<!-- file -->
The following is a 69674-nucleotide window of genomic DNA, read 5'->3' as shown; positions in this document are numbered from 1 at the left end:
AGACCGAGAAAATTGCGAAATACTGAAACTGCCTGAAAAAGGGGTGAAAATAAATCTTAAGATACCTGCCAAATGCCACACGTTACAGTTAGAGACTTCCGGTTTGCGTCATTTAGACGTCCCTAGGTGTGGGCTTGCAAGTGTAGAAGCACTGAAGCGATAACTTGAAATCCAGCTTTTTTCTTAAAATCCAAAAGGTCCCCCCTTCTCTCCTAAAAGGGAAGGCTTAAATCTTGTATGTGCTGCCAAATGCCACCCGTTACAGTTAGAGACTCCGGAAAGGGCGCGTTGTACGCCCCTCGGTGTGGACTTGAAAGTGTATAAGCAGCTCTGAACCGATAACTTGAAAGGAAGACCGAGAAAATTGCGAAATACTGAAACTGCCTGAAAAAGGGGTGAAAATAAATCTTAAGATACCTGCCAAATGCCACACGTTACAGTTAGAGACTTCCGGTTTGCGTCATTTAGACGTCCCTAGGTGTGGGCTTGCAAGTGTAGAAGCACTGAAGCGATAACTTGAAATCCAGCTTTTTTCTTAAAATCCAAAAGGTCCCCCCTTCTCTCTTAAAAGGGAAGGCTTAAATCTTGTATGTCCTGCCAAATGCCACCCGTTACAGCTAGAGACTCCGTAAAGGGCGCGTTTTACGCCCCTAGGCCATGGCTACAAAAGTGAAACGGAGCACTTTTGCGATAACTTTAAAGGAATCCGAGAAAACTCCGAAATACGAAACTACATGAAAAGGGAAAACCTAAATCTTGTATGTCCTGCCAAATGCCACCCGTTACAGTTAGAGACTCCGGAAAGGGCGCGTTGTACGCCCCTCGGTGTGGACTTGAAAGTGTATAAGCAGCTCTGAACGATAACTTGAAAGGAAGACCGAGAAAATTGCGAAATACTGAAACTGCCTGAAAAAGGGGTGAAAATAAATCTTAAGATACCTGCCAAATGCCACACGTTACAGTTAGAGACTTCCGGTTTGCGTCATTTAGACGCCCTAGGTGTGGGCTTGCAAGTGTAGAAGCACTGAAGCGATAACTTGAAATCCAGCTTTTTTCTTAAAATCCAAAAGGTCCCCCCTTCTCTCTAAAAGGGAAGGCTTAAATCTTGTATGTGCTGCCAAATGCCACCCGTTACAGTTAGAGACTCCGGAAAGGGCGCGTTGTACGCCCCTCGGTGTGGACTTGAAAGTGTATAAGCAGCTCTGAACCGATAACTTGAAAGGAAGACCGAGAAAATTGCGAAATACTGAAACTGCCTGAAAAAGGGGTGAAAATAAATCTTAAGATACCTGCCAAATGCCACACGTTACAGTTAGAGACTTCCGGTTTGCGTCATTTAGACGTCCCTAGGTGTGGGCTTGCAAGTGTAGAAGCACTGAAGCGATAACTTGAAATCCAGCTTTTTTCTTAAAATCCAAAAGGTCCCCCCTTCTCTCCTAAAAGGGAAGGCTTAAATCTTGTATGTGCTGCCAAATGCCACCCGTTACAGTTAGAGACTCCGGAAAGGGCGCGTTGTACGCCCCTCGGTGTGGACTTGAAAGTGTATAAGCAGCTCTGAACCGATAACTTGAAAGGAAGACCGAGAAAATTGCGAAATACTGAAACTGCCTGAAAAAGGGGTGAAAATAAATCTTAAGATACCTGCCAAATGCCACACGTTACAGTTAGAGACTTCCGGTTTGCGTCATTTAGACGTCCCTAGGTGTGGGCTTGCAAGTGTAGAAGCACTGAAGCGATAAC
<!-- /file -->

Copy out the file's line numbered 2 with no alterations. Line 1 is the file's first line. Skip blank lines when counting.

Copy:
AGACCGAGAAAATTGCGAAATACTGAAACTGCCTGAAAAAGGGGTGAAAATAAATCTTAAGATACCTGCCAAATGCCACACGTTACAGTTAGAGACTTCCGGTTTGCGTCATTTAGACGTCCCTAGGTGTGGGCTTGCAAGTGTAGAAGCACTGAAGCGATAACTTGAAATCCAGCTTTTTTCTTAAAATCCAAAAGGTCCCCCCTTCTCTCCTAAAAGGGAAGGCTTAAATCTTGTATGTGCTGCCAAATGCCACCCGTTACAGTTAGAGACTCCGGAAAGGGCGCGTTGTACGCCCCTCGGTGTGGACTTGAAAGTGTATAAGCAGCTCTGAACCGATAACTTGAAAGGAAGACCGAGAAAATTGCGAAATACTGAAACTGCCTGAAAAAGGGGTGAAAATAAATCTTAAGATACCTGCCAAATGCCACACGTTACAGTTAGAGACTTCCGGTTTGCGTCATTTAGACGTCCCTAGGTGTGGGCTTGCAAGTGTAGAAGCACTGAAGCGATAACTTGAAATCCAGCTTTTTTCTTAAAATCCAAAAGGTCCCCCCTTCTCTCTTAAAAGGGAAGGCTTAAATCTTGTATGTCCTGCCAAATGCCACCCGTTACAGCTAGAGACTCCGTAAAGGGCGCGTTTTACGCCCCTAGGCCATGGCTACAAAAGTGAAACGGAGCACTTTTGCGATAACTTTAAAGGAATCCGAGAAAACTCCGAAATACGAAACTACATGAAAAGGGAAAACCTAAATCTTGTATGTCCTGCCAAATGCCACCCGTTACAGTTAGAGACTCCGGAAAGGGCGCGTTGTACGCCCCTCGGTGTGGACTTGAAAGTGTATAAGCAGCTCTGAACGATAACTTGAAAGGAAGACCGAGAAAATTGCGAAATACTGAAACTGCCTGAAAAAGGGGTGAAAATAAATCTTAAGATACCTGCCAAATGCCACACGTTACAGTTAGAGACTTCCGGTTTGCGTCATTTAGACGCCCTAGGTGTGGGCTTGCAAGTGTAGAAGCACTGAAGCGATAACTTGAAATCCAGCTTTTTTCTTAAAATCCAAAAGGTCCCCCCTTCTCTCTAAAAGGGAAGGCTTAAATCTTGTATGTGCTGCCAAATGCCACCCGTTACAGTTAGAGACTCCGGAAAGGGCGCGTTGTACGCCCCTCGGTGTGGACTTGAAAGTGTATAAGCAGCTCTGAACCGATAACTTGAAAGGAAGACCGAGAAAATTGCGAAATACTGAAACTGCCTGAAAAAGGGGTGAAAATAAATCTTAAGATACCTGCCAAATGCCACACGTTACAGTTAGAGACTTCCGGTTTGCGTCATTTAGACGTCCCTAGGTGTGGGCTTGCAAGTGTAGAAGCACTGAAGCGATAACTTGAAATCCAGCTTTTTTCTTAAAATCCAAAAGGTCCCCCCTTCTCTCCTAAAAGGGAAGGCTTAAATCTTGTATGTGCTGCCAAATGCCACCCGTTACAGTTAGAGACTCCGGAAAGGGCGCGTTGTACGCCCCTCGGTGTGGACTTGAAAGTGTATAAGCAGCTCTGAACCGATAACTTGAAAGGAAGACCGAGAAAATTGCGAAATACTGAAACTGCCTGAAAAAGGGGTGAAAATAAATCTTAAGATACCTGCCAAATGCCACACGTTACAGTTAGAGACTTCCGGTTTGCGTCATTTAGACGTCCCTAGGTGTGGGCTTGCAAGTGTAGAAGCACTGAAGCGATAAC